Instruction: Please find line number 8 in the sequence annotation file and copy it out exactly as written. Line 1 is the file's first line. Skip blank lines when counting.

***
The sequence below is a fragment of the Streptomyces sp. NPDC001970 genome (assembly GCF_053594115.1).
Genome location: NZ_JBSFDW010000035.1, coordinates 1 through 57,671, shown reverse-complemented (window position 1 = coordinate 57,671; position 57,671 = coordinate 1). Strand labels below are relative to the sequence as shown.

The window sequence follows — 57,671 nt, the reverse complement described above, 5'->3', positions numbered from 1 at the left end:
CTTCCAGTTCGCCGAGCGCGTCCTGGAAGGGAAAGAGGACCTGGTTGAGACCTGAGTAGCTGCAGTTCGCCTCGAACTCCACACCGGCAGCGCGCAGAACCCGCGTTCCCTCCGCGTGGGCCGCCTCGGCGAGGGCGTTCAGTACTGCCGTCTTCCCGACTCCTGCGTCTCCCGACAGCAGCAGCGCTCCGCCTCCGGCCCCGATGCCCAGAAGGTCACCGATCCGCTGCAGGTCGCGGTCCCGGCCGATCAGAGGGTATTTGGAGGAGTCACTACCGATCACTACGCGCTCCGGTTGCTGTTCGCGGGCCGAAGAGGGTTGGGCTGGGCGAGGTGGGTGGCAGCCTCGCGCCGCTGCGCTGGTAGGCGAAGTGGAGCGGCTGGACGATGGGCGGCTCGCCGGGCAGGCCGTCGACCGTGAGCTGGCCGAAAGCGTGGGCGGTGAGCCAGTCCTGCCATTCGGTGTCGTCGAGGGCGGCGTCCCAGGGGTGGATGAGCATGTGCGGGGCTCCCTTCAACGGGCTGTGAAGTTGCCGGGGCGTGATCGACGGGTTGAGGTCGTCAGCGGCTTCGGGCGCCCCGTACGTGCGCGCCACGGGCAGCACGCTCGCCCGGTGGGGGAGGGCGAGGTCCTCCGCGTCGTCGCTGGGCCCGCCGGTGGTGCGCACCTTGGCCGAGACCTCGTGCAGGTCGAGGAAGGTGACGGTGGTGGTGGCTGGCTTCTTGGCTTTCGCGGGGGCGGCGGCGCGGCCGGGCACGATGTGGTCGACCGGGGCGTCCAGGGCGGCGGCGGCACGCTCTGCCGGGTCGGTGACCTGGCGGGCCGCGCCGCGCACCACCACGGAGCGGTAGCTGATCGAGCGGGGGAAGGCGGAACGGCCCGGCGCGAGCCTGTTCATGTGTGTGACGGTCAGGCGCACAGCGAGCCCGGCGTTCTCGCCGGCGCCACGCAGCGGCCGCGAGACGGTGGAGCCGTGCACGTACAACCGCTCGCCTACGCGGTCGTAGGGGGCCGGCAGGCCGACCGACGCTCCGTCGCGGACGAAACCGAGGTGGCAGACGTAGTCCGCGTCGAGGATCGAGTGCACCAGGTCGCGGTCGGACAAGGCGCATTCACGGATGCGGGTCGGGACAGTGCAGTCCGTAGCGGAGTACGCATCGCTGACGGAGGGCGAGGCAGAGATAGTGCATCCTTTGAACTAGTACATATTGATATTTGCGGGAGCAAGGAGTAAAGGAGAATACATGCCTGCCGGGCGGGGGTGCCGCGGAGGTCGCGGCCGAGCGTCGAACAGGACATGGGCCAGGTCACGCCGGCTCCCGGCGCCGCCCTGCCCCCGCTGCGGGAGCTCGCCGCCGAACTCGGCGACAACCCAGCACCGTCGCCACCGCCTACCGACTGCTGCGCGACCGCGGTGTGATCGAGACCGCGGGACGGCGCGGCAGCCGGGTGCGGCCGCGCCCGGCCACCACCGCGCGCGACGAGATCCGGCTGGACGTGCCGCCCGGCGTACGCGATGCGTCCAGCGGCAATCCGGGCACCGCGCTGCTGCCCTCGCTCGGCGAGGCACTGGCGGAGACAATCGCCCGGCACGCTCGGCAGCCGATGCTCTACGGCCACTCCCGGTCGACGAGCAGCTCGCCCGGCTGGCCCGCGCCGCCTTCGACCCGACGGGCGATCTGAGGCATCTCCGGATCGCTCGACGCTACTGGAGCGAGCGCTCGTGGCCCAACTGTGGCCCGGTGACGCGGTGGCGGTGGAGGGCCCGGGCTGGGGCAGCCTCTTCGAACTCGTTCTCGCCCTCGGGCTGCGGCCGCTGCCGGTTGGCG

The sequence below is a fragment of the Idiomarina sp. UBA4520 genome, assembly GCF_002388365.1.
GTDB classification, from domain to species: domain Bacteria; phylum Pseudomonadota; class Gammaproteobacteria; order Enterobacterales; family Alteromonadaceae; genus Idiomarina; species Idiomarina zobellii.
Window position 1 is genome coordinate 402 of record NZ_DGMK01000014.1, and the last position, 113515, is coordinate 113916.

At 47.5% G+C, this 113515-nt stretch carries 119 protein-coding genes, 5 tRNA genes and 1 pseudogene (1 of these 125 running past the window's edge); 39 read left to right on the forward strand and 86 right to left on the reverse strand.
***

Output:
At 47.5% G+C, this 113515-nt stretch carries 119 protein-coding genes, 5 tRNA genes and 1 pseudogene (1 of these 125 running past the window's edge); 39 read left to right on the forward strand and 86 right to left on the reverse strand.